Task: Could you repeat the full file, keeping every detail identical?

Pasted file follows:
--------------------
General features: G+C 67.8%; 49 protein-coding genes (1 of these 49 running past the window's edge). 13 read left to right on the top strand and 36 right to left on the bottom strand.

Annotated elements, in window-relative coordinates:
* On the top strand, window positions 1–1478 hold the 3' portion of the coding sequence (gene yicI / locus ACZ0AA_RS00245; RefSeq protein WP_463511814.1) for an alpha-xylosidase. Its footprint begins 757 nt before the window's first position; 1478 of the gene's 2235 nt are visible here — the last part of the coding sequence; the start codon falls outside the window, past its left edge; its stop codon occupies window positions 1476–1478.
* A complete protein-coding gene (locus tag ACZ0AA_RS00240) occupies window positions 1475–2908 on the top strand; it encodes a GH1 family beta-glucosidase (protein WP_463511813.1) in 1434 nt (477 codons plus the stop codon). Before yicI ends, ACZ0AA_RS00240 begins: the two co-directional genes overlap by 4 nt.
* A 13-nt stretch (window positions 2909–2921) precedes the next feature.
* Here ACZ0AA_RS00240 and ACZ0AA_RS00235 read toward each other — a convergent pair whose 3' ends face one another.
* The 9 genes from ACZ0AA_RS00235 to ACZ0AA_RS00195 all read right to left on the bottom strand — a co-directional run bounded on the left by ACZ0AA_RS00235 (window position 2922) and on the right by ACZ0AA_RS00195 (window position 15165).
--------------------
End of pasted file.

General features: G+C 67.8%; 49 protein-coding genes (1 of these 49 running past the window's edge). 13 read left to right on the top strand and 36 right to left on the bottom strand.

Annotated elements, in window-relative coordinates:
* On the top strand, window positions 1–1478 hold the 3' portion of the coding sequence (gene yicI / locus ACZ0AA_RS00245; RefSeq protein WP_463511814.1) for an alpha-xylosidase. Its footprint begins 757 nt before the window's first position; 1478 of the gene's 2235 nt are visible here — the last part of the coding sequence; the start codon falls outside the window, past its left edge; its stop codon occupies window positions 1476–1478.
* A complete protein-coding gene (locus tag ACZ0AA_RS00240) occupies window positions 1475–2908 on the top strand; it encodes a GH1 family beta-glucosidase (protein WP_463511813.1) in 1434 nt (477 codons plus the stop codon). Before yicI ends, ACZ0AA_RS00240 begins: the two co-directional genes overlap by 4 nt.
* A 13-nt stretch (window positions 2909–2921) precedes the next feature.
* Here ACZ0AA_RS00240 and ACZ0AA_RS00235 read toward each other — a convergent pair whose 3' ends face one another.
* The 9 genes from ACZ0AA_RS00235 to ACZ0AA_RS00195 all read right to left on the bottom strand — a co-directional run bounded on the left by ACZ0AA_RS00235 (window position 2922) and on the right by ACZ0AA_RS00195 (window position 15165).